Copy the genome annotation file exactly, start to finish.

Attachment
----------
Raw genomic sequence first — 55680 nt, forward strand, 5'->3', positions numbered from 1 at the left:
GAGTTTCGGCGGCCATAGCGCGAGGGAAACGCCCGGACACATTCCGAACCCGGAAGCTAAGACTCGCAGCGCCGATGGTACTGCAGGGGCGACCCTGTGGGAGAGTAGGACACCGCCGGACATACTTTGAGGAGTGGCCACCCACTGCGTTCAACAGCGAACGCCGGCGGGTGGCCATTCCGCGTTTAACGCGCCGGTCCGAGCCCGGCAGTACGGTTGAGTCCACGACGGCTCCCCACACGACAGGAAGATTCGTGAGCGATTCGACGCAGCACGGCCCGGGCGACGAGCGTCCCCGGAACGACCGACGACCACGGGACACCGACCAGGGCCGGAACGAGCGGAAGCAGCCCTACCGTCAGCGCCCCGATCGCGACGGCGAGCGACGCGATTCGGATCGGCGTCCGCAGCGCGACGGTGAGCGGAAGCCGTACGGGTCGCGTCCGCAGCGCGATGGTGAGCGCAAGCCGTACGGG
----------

Raw genomic sequence first — 55680 nt, forward strand, 5'->3', positions numbered from 1 at the left:
GAGTTTCGGCGGCCATAGCGCGAGGGAAACGCCCGGACACATTCCGAACCCGGAAGCTAAGACTCGCAGCGCCGATGGTACTGCAGGGGCGACCCTGTGGGAGAGTAGGACACCGCCGGACATACTTTGAGGAGTGGCCACCCACTGCGTTCAACAGCGAACGCCGGCGGGTGGCCATTCCGCGTTTAACGCGCCGGTCCGAGCCCGGCAGTACGGTTGAGTCCACGACGGCTCCCCACACGACAGGAAGATTCGTGAGCGATTCGACGCAGCACGGCCCGGGCGACGAGCGTCCCCGGAACGACCGACGACCACGGGACACCGACCAGGGCCGGAACGAGCGGAAGCAGCCCTACCGTCAGCGCCCCGATCGCGACGGCGAGCGACGCGATTCGGATCGGCGTCCGCAGCGCGACGGTGAGCGGAAGCCGTACGGGTCGCGTCCGCAGCGCGATGGTGAGCGCAAGCCGTACGGG